1952 – Samuel Leamon Younge, Jr., the first Black college student to die in the Civil Rights Movement, was born in Tuskegee, Alabama. After receiving a medical discharge from the United States Navy, Youngeenrolled at Tuskegee Institute in 1965. He became involved in civil rights activities in his first semester. He was involved in the Tuskegee Institute Advancement League, a campus group organized by students to work on desegregating public facilities and lead voter registration drives. On January 3, 1966, Younge was shot to death after he tried to use the “Whites only” restroom at a Standard Oil gas station in Macon County, Alabama, becoming the first Black college student killed as a result of his involvement in the Civil Rights Movement. After the shooting, the gas station attendant was not indicted for the crime untilNovember, 1966 and was acquitted by an all-White jury the next month. Younge’s story is told in “SammyYounge, Jr.: The First Black College Student to Die in the Black Liberation Movement” (1968).
1964 – Susan Elizabeth rice, United States National Security Advisor, was born in Washington, D.C.
1558 – Mary I of England (1516)\
1713 – Abraham van Riebeeck, South African Indonesian politician, governor-Genreal of the Dutch East Indies (b.1653)
1796 – Catherine the Great Russian wife of Peter III of Russia (b. 1729)
1865 – James McCune Smith, physician, abolitionist and author, died. Smith was born April 18, 1813 in New York City. After graduating from the African Free School, he attempted to attend several American colleges but was denied admission because of his race. Therefore, he attended the University of Glasgow in Scotland where he graduated at the top of his class with his Bachelor of Arts degree in 1835, his Master of Arts degree in 1836, and a medical degree in 1837. Upon his return to the United States in 1837, Smith became the first African American professionally trained physician in the country. In 1846, Smith was appointed the only doctor for the Free Negro Orphan Asylum where he worked for more than 20 years. He also opened what is believed the first Black pharmacy in the U. S. Smith was a member of the American Anti-Slavery Society and in 1850 was one of the key organizers of New York’s resistance to the Fugitive Slave Act.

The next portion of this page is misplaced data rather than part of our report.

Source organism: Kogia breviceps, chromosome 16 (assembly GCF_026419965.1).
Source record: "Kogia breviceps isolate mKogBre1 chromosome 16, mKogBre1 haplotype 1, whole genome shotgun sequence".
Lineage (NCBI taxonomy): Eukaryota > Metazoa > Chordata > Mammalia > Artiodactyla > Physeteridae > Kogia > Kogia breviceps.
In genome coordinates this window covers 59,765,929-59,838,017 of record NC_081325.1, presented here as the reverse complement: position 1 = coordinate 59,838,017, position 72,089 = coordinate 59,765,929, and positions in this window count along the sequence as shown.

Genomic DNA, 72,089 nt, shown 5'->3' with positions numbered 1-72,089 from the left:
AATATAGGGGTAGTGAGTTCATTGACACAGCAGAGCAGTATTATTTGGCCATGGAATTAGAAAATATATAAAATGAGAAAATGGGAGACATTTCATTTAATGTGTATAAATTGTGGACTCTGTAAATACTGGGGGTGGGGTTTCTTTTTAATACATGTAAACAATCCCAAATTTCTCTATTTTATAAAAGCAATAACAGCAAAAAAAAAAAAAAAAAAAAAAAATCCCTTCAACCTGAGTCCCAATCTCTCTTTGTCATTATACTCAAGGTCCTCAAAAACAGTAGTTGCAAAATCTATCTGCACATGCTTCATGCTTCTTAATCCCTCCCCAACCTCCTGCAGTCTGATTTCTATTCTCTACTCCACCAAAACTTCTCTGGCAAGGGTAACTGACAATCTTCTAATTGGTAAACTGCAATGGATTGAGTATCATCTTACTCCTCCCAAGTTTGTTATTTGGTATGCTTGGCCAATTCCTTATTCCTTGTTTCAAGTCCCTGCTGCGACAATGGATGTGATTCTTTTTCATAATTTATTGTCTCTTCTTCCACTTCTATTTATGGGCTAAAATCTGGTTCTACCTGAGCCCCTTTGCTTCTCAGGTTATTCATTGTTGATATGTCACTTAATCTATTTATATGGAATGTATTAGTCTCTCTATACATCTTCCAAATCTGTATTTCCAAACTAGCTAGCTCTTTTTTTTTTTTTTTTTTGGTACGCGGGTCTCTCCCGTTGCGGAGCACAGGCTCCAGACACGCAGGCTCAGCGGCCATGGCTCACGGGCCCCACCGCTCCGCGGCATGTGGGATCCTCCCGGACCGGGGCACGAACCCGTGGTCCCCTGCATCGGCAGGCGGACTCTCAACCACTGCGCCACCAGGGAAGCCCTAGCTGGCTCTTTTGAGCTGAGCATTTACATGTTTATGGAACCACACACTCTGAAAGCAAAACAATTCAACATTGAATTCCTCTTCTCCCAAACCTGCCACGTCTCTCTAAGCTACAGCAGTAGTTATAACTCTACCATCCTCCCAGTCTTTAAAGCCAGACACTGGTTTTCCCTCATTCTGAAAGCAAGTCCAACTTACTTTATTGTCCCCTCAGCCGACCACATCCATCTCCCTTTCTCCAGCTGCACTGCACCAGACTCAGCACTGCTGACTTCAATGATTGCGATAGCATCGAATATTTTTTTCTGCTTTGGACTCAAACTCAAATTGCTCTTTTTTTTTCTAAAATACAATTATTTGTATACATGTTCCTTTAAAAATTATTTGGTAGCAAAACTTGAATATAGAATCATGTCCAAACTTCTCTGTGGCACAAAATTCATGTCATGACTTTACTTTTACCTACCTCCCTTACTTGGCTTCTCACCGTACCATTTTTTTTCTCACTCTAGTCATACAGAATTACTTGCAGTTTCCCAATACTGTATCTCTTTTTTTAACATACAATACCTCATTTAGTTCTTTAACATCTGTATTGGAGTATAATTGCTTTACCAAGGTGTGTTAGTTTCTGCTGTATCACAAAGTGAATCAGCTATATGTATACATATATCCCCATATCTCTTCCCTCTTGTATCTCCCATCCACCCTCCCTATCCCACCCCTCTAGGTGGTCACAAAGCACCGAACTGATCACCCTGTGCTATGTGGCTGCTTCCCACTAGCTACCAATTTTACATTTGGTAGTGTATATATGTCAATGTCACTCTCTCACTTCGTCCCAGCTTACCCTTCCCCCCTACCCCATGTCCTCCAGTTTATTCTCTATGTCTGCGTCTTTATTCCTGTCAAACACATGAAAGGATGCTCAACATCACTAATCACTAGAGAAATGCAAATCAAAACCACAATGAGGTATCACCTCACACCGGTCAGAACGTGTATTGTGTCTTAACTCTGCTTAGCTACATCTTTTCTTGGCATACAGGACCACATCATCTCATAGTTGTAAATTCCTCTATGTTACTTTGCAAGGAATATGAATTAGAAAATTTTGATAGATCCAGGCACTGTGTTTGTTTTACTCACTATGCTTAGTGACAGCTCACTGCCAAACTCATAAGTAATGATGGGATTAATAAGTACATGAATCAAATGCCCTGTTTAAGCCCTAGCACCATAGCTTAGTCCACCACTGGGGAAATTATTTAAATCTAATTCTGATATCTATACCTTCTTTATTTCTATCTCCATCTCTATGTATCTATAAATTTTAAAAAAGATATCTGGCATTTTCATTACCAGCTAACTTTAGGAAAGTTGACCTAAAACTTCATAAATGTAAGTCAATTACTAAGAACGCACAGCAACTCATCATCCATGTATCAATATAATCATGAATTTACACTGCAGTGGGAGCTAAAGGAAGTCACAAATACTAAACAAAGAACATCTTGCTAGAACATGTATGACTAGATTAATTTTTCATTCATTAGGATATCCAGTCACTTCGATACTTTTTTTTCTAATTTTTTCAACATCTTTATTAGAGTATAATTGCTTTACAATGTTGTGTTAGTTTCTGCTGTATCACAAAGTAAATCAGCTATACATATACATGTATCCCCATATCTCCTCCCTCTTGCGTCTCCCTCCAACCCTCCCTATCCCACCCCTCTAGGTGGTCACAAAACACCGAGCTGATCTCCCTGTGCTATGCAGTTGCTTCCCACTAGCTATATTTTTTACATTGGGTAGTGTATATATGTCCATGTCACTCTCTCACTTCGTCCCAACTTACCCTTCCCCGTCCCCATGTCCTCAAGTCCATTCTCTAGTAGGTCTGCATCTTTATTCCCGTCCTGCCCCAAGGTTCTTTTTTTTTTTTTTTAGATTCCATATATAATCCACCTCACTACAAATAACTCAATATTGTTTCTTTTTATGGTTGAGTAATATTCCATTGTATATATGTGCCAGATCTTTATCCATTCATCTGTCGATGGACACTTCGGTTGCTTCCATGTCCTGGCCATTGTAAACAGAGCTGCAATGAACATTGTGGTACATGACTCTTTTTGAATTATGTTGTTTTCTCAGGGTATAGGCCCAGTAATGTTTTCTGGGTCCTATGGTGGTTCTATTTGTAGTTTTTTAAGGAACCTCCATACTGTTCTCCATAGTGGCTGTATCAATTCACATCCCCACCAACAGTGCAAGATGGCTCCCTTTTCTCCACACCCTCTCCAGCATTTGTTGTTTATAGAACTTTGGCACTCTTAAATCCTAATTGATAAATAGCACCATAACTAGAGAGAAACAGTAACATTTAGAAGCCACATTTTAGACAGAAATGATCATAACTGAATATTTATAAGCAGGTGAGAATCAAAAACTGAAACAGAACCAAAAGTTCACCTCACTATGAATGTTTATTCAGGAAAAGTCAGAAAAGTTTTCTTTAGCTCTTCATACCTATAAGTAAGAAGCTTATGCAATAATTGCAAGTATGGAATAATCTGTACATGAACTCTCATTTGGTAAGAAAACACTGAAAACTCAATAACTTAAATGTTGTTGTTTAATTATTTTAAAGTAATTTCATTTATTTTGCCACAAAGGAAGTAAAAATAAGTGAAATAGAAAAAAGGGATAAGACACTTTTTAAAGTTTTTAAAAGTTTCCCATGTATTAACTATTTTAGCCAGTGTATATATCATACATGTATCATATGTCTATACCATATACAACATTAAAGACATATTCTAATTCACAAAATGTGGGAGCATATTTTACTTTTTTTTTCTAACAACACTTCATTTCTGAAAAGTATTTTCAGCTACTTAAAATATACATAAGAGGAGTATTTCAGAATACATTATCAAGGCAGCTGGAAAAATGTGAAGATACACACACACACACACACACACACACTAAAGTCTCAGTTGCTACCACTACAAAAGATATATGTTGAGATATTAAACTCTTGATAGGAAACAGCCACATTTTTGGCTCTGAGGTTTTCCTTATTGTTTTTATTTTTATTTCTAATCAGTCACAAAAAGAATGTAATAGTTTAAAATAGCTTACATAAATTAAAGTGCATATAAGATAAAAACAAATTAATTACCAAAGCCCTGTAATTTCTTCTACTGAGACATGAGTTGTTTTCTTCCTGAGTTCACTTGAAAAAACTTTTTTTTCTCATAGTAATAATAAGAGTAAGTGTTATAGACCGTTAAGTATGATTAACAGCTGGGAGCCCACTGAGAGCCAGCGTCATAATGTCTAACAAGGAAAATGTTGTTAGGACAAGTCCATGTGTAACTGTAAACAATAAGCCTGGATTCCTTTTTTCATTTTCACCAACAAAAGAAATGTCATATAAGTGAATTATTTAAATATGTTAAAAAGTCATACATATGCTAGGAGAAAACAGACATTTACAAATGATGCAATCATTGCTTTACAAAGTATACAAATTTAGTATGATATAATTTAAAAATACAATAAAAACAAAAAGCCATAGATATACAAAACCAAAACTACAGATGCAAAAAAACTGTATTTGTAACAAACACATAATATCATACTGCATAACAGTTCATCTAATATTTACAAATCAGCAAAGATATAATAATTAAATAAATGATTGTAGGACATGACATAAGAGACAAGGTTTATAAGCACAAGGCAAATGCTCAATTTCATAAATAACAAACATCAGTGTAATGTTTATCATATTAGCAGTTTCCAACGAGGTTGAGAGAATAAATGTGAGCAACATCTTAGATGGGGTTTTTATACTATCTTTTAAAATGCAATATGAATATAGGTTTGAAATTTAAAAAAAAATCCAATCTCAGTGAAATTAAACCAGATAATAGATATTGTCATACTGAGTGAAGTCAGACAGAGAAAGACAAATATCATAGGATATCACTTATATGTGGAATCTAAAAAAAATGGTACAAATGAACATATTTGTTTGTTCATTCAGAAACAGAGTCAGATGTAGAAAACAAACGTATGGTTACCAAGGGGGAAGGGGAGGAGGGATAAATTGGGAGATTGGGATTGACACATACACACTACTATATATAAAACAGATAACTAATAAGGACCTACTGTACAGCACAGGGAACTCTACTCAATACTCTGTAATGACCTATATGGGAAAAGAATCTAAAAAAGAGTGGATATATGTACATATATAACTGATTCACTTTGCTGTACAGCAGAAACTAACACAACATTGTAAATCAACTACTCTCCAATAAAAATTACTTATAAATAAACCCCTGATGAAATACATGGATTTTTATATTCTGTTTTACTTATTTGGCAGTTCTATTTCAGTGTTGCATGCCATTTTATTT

1968 – Mervyn Peake, English poet, author, and illustrator (b. 1911)
1986 – Theodora Ann “Tidye” Pickett, the first African American woman to compete for the United States in the Olympic Games, died. Pickett was born November 3, 1914 in Chicago, Illinois. She was educated at Illinois State University. Pickett qualified for the U. S. team scheduled to compete at the 1932 Los Angeles Olympic Games but was replaced at the last minute because of her race. She did compete at the 1936 Berlin Olympic Games, reaching the quarterfinals of the low hurdles before breaking her foot and was unable to continue. After retiring from track, Pickett served as principal of a school in East Chicago Heights, Illinois for 23 years. When she retired in 1980, the school was renamed in her honor.
1988 Esther Rolle, stage, film and television actress, died. Rolle was born November 8, 1920 in Pompano Beach, Florida. Her earliest roles were on the stage, including “The Blacks” (1962), “Day of Absence” (1965), “Man Better Man” (1969), and her most prominent role in the 1973 play “Don’t Play Us Cheap.” Rolle is best known for her role as Florida Evans on the television situation comedies “Maude” (1972-1974) and “Good Times” (1974-1979). In 1979, Rolle won the Emmy Award for Outstanding Actress in a Miniseries or Movie for her role in “Summer of My German Soldier.” She also appeared in the films “I Know Why the Caged Bird Sings” (1979), “Driving Miss Daisy” (1989), and “My Fellow Americans” (1996).
Sources: The People History; This Day in Labor History; Wikipedia List of Historical Anniversaries; This Day in Women’s History; This Day in African History;History.com; History Orb; Yenoba; Selected Black Facts; Phil Konstantin’s North American Indian History; and This Day in Music